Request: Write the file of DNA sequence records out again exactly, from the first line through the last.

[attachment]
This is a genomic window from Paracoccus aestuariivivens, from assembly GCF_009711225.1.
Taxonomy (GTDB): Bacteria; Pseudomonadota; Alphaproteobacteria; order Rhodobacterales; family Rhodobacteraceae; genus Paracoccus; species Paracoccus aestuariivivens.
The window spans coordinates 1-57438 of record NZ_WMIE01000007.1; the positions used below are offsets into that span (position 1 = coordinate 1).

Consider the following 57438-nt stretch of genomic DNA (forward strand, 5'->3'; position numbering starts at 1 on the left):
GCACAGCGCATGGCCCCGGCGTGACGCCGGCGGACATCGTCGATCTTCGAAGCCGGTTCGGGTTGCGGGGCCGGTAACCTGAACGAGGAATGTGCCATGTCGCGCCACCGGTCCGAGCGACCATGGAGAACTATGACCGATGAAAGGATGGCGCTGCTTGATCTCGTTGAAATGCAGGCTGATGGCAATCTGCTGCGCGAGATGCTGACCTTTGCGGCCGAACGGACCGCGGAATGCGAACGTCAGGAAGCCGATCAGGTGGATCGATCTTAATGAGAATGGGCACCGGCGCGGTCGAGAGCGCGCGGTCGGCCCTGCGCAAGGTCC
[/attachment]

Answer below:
This is a genomic window from Paracoccus aestuariivivens, from assembly GCF_009711225.1.
Taxonomy (GTDB): Bacteria; Pseudomonadota; Alphaproteobacteria; order Rhodobacterales; family Rhodobacteraceae; genus Paracoccus; species Paracoccus aestuariivivens.
The window spans coordinates 1-57438 of record NZ_WMIE01000007.1; the positions used below are offsets into that span (position 1 = coordinate 1).

Consider the following 57438-nt stretch of genomic DNA (forward strand, 5'->3'; position numbering starts at 1 on the left):
GCACAGCGCATGGCCCCGGCGTGACGCCGGCGGACATCGTCGATCTTCGAAGCCGGTTCGGGTTGCGGGGCCGGTAACCTGAACGAGGAATGTGCCATGTCGCGCCACCGGTCCGAGCGACCATGGAGAACTATGACCGATGAAAGGATGGCGCTGCTTGATCTCGTTGAAATGCAGGCTGATGGCAATCTGCTGCGCGAGATGCTGACCTTTGCGGCCGAACGGACCGCGGAATGCGAACGTCAGGAAGCCGATCAGGTGGATCGATCTTAATGAGAATGGGCACCGGCGCGGTCGAGAGCGCGCGGTCGGCCCTGCGCAAGGTCC